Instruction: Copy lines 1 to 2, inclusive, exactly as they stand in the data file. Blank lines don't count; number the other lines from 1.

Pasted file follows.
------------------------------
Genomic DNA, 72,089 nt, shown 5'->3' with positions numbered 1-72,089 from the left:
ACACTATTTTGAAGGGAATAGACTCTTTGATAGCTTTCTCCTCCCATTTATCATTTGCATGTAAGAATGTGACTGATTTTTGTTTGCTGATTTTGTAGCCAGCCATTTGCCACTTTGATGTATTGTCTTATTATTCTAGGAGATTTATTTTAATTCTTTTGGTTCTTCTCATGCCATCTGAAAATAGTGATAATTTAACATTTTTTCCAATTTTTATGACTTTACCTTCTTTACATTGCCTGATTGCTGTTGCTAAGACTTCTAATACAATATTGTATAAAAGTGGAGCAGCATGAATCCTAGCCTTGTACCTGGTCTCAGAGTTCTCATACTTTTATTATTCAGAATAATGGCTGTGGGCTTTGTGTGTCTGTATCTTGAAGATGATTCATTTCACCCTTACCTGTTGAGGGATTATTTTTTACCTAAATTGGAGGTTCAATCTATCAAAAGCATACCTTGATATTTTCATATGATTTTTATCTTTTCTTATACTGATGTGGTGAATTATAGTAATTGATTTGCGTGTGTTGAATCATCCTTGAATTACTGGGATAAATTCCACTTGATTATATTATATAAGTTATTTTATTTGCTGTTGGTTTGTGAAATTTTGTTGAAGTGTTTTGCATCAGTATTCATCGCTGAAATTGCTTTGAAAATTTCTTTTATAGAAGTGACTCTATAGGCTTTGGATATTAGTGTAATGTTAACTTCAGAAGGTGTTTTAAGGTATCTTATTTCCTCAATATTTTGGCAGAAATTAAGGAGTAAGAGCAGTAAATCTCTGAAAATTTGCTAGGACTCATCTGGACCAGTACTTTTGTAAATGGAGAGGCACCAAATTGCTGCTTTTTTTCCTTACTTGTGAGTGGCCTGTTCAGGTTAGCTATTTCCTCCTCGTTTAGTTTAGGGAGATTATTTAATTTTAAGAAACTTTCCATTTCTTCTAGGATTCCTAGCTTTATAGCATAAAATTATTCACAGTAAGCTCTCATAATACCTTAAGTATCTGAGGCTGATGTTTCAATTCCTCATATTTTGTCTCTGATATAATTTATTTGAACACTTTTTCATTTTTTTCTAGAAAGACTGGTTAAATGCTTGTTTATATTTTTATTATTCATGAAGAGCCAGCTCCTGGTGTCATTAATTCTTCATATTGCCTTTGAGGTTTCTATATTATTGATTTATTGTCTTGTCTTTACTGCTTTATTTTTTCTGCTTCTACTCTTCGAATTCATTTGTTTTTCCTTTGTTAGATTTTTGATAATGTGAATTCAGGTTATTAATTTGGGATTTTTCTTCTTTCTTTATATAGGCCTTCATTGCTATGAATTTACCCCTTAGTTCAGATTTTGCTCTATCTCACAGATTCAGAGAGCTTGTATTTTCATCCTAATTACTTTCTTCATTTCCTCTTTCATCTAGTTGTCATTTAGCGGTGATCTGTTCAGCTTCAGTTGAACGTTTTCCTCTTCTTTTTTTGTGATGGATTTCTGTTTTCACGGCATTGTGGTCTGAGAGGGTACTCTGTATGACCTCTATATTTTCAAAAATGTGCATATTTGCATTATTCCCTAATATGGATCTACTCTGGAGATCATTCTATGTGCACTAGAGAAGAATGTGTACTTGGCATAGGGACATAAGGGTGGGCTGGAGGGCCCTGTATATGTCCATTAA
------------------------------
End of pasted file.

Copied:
Genomic DNA, 72,089 nt, shown 5'->3' with positions numbered 1-72,089 from the left:
ACACTATTTTGAAGGGAATAGACTCTTTGATAGCTTTCTCCTCCCATTTATCATTTGCATGTAAGAATGTGACTGATTTTTGTTTGCTGATTTTGTAGCCAGCCATTTGCCACTTTGATGTATTGTCTTATTATTCTAGGAGATTTATTTTAATTCTTTTGGTTCTTCTCATGCCATCTGAAAATAGTGATAATTTAACATTTTTTCCAATTTTTATGACTTTACCTTCTTTACATTGCCTGATTGCTGTTGCTAAGACTTCTAATACAATATTGTATAAAAGTGGAGCAGCATGAATCCTAGCCTTGTACCTGGTCTCAGAGTTCTCATACTTTTATTATTCAGAATAATGGCTGTGGGCTTTGTGTGTCTGTATCTTGAAGATGATTCATTTCACCCTTACCTGTTGAGGGATTATTTTTTACCTAAATTGGAGGTTCAATCTATCAAAAGCATACCTTGATATTTTCATATGATTTTTATCTTTTCTTATACTGATGTGGTGAATTATAGTAATTGATTTGCGTGTGTTGAATCATCCTTGAATTACTGGGATAAATTCCACTTGATTATATTATATAAGTTATTTTATTTGCTGTTGGTTTGTGAAATTTTGTTGAAGTGTTTTGCATCAGTATTCATCGCTGAAATTGCTTTGAAAATTTCTTTTATAGAAGTGACTCTATAGGCTTTGGATATTAGTGTAATGTTAACTTCAGAAGGTGTTTTAAGGTATCTTATTTCCTCAATATTTTGGCAGAAATTAAGGAGTAAGAGCAGTAAATCTCTGAAAATTTGCTAGGACTCATCTGGACCAGTACTTTTGTAAATGGAGAGGCACCAAATTGCTGCTTTTTTTCCTTACTTGTGAGTGGCCTGTTCAGGTTAGCTATTTCCTCCTCGTTTAGTTTAGGGAGATTATTTAATTTTAAGAAACTTTCCATTTCTTCTAGGATTCCTAGCTTTATAGCATAAAATTATTCACAGTAAGCTCTCATAATACCTTAAGTATCTGAGGCTGATGTTTCAATTCCTCATATTTTGTCTCTGATATAATTTATTTGAACACTTTTTCATTTTTTTCTAGAAAGACTGGTTAAATGCTTGTTTATATTTTTATTATTCATGAAGAGCCAGCTCCTGGTGTCATTAATTCTTCATATTGCCTTTGAGGTTTCTATATTATTGATTTATTGTCTTGTCTTTACTGCTTTATTTTTTCTGCTTCTACTCTTCGAATTCATTTGTTTTTCCTTTGTTAGATTTTTGATAATGTGAATTCAGGTTATTAATTTGGGATTTTTCTTCTTTCTTTATATAGGCCTTCATTGCTATGAATTTACCCCTTAGTTCAGATTTTGCTCTATCTCACAGATTCAGAGAGCTTGTATTTTCATCCTAATTACTTTCTTCATTTCCTCTTTCATCTAGTTGTCATTTAGCGGTGATCTGTTCAGCTTCAGTTGAACGTTTTCCTCTTCTTTTTTTGTGATGGATTTCTGTTTTCACGGCATTGTGGTCTGAGAGGGTACTCTGTATGACCTCTATATTTTCAAAAATGTGCATATTTGCATTATTCCCTAATATGGATCTACTCTGGAGATCATTCTATGTGCACTAGAGAAGAATGTGTACTTGGCATAGGGACATAAGGGTGGGCTGGAGGGCCCTGTATATGTCCATTAA